The historic Ford Mansion, which closed last October for the installation of a fire suppression system, has reopened. The first part of the project is complete, and all of the necessary hardware, pipes and sprinkler heads are now in the house. The second phase of the project involves installing a new waterline to the house; that work is ongoing with a targeted completion date of late this fall.
The Ford Mansion, built between 1772 and 1774, is located on Morris Avenue in Morristown, and was residence to one of New Jersey's prominent colonial families - Jacob and Theodosia Ford. The house served as George Washington's Revolutionary War headquarters from December 1779 to June 1780 during the Jockey Hollow winter encampment.
To prepare for the installation project, the park’s curatorial staff removed the majority of the Ford Mansion’s furnishings and decorative arts pieces. The staff has now refurnished about 50 percent of the house. As they continue to refurnish the Ford Mansion, visitors on tour of the house throughout the summer will be able to observe a historic preservation and interpretive improvement project in progress. In addition to the installation of the fire suppression system, work in the house included the staff removing the 1990s wall-to-wall carpeting that was in the main halls and stairwells. The wood floors underneath are now reveled and this allows for a greater understanding by visitors of what the house might have looked like in the late 1700s. In place of the carpeting, the staff laid down clear plastic matting to protect the floors.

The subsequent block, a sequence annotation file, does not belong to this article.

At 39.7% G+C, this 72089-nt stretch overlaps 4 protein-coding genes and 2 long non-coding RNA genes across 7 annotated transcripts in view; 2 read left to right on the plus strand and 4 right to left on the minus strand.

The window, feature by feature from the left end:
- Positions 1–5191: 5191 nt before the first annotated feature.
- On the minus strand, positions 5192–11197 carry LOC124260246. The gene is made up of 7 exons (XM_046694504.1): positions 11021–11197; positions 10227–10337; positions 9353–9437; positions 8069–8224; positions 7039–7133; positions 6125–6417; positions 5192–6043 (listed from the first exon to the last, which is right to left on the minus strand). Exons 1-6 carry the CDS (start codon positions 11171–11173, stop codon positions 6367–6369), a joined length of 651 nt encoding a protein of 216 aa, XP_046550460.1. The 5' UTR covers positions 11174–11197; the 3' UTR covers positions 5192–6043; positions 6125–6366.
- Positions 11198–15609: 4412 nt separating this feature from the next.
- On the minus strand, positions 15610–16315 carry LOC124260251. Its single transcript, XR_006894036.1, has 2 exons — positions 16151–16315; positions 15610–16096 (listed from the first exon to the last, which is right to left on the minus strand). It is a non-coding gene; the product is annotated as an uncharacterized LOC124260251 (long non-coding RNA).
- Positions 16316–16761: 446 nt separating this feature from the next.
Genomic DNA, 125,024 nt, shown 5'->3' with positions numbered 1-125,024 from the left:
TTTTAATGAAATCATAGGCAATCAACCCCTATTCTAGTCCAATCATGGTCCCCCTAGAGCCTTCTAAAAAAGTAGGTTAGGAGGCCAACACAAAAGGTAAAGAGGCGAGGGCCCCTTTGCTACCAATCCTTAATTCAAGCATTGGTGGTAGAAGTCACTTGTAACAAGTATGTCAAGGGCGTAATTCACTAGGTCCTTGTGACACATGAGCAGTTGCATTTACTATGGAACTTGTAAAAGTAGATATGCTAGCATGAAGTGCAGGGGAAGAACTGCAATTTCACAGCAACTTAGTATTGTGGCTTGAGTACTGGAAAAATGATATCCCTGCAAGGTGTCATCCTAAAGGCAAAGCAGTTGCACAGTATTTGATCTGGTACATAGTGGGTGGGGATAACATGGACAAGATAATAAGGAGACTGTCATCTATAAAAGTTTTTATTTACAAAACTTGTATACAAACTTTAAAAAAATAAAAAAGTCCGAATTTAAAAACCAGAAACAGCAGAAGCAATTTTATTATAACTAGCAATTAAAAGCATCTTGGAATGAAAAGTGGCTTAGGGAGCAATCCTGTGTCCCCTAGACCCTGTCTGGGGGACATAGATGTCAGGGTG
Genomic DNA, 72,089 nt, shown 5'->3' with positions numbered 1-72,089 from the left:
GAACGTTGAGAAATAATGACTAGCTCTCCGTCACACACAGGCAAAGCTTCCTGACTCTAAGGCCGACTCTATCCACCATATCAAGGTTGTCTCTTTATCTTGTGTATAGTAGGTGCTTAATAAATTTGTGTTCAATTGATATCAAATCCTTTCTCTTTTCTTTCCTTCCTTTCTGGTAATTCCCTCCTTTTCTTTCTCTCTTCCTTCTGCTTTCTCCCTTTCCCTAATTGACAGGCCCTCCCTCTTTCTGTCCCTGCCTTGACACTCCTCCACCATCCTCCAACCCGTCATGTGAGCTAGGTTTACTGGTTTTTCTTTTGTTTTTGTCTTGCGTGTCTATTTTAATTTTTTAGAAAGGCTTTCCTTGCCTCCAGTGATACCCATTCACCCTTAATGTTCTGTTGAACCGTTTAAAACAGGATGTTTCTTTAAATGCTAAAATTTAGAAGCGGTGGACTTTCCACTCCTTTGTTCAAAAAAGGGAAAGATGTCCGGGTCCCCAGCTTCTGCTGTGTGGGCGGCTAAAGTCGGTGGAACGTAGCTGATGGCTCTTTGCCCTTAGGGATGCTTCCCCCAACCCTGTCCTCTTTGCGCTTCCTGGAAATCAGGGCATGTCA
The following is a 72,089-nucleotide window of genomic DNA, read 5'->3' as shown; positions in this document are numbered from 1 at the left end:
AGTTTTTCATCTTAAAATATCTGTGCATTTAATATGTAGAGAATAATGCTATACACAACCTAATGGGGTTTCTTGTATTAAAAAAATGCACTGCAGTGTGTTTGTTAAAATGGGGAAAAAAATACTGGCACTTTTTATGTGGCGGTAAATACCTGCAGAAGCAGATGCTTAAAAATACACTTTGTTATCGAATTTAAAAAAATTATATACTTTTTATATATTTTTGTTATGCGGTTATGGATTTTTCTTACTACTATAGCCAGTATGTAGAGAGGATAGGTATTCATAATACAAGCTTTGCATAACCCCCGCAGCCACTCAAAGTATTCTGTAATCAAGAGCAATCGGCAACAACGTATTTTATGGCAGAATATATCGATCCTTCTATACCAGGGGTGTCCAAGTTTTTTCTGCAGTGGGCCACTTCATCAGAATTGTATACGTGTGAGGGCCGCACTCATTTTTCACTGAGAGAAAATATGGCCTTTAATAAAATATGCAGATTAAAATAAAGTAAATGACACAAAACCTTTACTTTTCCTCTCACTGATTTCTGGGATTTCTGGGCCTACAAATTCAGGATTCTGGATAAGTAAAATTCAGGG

For two critical winters of the American Revolution, 1777-1778 and 1779-80, General George Washington chose the Morristown area as the Continental Army's main winter encampment. Because of its strategic location, the area continually served as the military capital throughout the war. During the 1779-1780 Jockey Hollow encampment, over 10,000 soldiers endured the war's most severe winter.